Okay, now that you’re aware of the basic acoustic problems that exist in all rooms, let’s take a closer look at the two most common types of acoustic treatment – absorbers and diffusors. There are also two types of absorbers. One controls mid range and high frequency reflections and the other, the bass trap, handles mainly upper bass frequencies. All three types of treatment are useful in rooms intended for serious listening, but in an average room adequate absorption (also known as abatement) is more commonly lacking than diffusion. For the purpose of this article, we will be looking mainly at absorption. We will cover diffusion in our next post.

Avoiding echoes and over emphasized ambiance at mid and high frequencies is not difficult because those frequencies are easily absorbed using acoustic panels. These fabric wrapped panels allow the sound waves to pass through the sound transparent fabric covering the panels and come into contact with the fiberglass. At that point the absorptive surface of the dense fiberglass panel dampens the sound energy so that only a small portion of that energy is reflected back into the room. The panels turn the rest of the sound energy into heat or thermal energy which is then dissipated through the air. Not only do these absorb reflective sound, they can also be very decorative additions to the look and feel of the room. Acoustic panels are available in a multitude of shapes, colors and patterns to offer a very customized look to any home theater.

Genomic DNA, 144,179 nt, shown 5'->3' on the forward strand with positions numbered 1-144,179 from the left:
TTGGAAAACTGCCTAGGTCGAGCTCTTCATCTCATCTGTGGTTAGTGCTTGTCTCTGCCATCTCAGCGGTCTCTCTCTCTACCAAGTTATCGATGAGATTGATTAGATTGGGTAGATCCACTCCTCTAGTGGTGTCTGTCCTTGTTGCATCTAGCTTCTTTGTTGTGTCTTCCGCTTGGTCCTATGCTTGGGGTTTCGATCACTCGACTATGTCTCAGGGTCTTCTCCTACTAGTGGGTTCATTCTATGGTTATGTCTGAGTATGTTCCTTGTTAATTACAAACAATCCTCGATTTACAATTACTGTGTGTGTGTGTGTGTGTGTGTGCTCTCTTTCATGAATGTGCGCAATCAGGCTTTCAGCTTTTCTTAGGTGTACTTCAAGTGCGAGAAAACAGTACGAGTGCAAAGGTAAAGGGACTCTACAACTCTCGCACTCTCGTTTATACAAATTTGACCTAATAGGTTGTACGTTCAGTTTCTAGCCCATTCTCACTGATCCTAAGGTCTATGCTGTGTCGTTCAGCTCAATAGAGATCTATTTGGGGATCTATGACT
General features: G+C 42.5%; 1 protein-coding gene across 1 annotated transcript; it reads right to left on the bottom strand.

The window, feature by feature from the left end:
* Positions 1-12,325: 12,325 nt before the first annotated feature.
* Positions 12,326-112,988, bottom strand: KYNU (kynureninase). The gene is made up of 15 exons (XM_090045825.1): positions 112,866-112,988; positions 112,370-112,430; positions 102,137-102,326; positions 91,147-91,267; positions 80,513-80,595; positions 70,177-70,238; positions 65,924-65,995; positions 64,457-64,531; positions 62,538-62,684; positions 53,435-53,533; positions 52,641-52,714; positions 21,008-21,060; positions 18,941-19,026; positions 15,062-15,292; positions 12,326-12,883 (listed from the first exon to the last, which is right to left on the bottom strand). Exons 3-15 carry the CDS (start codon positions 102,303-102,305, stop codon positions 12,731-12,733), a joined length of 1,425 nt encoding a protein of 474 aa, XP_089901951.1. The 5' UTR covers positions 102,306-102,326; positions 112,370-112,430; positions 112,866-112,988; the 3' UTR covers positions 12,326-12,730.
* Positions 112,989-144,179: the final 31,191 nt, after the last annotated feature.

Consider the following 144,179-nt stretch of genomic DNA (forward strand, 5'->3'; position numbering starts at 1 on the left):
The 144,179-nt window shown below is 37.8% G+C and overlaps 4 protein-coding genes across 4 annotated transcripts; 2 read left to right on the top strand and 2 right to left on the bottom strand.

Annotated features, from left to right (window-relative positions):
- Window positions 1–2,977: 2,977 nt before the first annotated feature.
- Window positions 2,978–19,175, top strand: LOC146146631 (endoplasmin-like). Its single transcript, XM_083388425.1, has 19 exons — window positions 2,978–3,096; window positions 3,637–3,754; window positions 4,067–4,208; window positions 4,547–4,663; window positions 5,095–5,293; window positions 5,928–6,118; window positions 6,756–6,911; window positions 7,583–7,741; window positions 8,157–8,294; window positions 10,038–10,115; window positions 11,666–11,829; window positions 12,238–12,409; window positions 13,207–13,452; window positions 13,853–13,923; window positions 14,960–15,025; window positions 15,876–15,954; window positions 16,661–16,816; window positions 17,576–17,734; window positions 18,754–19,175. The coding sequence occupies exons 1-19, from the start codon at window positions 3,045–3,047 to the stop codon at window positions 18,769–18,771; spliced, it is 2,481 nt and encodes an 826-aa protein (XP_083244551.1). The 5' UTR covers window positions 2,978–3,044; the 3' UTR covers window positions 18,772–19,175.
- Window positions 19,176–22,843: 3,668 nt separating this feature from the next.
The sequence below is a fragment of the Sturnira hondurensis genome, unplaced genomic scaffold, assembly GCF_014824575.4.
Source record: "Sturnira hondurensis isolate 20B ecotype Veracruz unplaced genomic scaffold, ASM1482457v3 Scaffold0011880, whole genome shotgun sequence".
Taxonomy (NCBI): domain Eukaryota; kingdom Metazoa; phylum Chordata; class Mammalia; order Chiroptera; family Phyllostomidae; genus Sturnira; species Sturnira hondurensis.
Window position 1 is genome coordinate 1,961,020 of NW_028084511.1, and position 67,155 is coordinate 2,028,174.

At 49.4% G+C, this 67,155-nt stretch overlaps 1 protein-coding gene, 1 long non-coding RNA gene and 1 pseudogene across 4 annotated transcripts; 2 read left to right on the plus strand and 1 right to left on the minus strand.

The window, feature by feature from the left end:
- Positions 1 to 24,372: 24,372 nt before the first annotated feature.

The amount of sound absorption needs to be carefully evaluated on a room by room basis. At the minimum, all rooms need absorption at the first reflection points above and to the far sides of the listening position (diffusion at the near side 1st reflection points……to be explained in our next article). The first point of reflection is the first place on the wall that the sound bounces off of after coming out of the speakers. These points of first reflection are important because they are the most significant component of sound reproduction. Reflection points are important because of their relatively large amplitude and a direct point of contact, and often affect the feeling of depth within your room. It is important to remember that some reflected sound is a very good thing. Absorbing all reflective sound will make your home theater sound as if you are stuffed in a box full of cotton. On the other hand, too little absorption and the sound will be unnatural, dialogue will be difficult to understand, and the audible placement of sounds within the simulated environment will be indistinguishable or at least inaccurate.

AV Automation uses products from Quest Acoustical Interiors. Our sales and design team can work with your builder or interior designer to add elegance to your space while still providing superior sound performance. Quest Acoustical Interiors offers several affordable choices for creating the best acoustics for your home theater. The Quest Acoustical Lens System or QALS is the ultimate acoustical system for home theater or two channel sound rooms. The unique mechanics of the QALS are a major break through in sonic performance for small rooms. QALS is a total design approach integrating your room, speakers, sub-woofers and each listening position into a precisely calculated alignment. We also offer acoustic panels from Primacoustics. Primacoustic room kits have been carefully designed to address primary acoustical concerns that are common to all rooms by combining various components such as wall panels, bass traps, diffusion and hardware into an easy to use format.

If you are interested in learning more about acoustic treatments for your home theater, give us a call or shoot us an email and we’ll schedule a free consultation and walk through.

Acoustic Panels Display

Acoustic Panels Display